How Do I Know if I Shot a Good Photograph?
My pal Rick Sammon gave his take on this subject a few days ago here at http://bit.ly/JF51S. Now it’s my turn.
Here are 10 things to look for in a good photograph. (NOTE: These are offered in no particular order.)
1. Correct exposure. The image is not too bright or too dark. Unless for artistic reasons, there are no blocked up shadows or blown out highlights.
2. Sharpness. The photo is sharp where it needs to be. Unless for artistic reasons, your subject should be in sharp focus. If you’re photographing a person, the eyes must be in focus.
3. Background. Is there anything in the background that distracts from the photo or competes with your eye’s attention on the subject? Look for uncluttered backgrounds.
4. Composition. Is the photo balanced? You want to avoid horizons that cut through the middle of the photo. Unless for artistic reasons, you want to avoid placing your subject dead center.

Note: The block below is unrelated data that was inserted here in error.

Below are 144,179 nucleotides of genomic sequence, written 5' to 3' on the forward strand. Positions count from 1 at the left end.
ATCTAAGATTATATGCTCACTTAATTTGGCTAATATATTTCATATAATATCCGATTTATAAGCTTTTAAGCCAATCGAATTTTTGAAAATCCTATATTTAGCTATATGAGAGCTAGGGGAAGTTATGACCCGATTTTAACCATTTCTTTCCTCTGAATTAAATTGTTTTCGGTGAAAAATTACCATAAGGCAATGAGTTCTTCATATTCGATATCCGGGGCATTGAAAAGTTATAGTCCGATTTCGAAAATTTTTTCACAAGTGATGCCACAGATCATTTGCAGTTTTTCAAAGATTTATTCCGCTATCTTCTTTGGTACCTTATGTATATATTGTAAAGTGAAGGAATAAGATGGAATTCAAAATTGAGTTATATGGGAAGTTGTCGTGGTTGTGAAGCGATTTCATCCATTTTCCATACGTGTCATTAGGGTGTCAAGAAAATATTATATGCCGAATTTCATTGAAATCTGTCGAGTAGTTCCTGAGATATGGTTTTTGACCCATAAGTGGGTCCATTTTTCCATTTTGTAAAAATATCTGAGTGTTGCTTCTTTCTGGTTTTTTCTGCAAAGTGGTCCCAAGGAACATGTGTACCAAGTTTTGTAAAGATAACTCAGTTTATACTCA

5. Intruders. Look out for intruders. These are simply objects that encroach on the edges of your image. Tree branches are a typical offender as our power lines, etc.
6. Color. Are the colors believable? You want to get good color rendition in a color photograph. Unless for artistic reasons, the color should be similar to what you saw with your naked eye.
7. Emotion. The photograph should evoke some emotion. Any emotion will do. But really good photographs cause an emotional reaction.
8. Subject. You want to find an interesting subject. It can be a person, an animal, a mountain, etc., whatever it is, look for something that is special, or interesting or better yet arresting. If you’re not sure what the picture is about, it’s not typically a good photograph.
9. Attention. Is there enough attention on your subject? Look for ways to draw attention to the subject. This can be done by getting closer, filling the frame, eliminating clutter, etc.
10. Light. It’s impossible to have a good photograph without good light. It is possible to have an OK subject, but take the OK subject and put it in good light and all of a sudden, you have a GOOD subject. Look for the light.
This post sponsored by the Digital SLR Store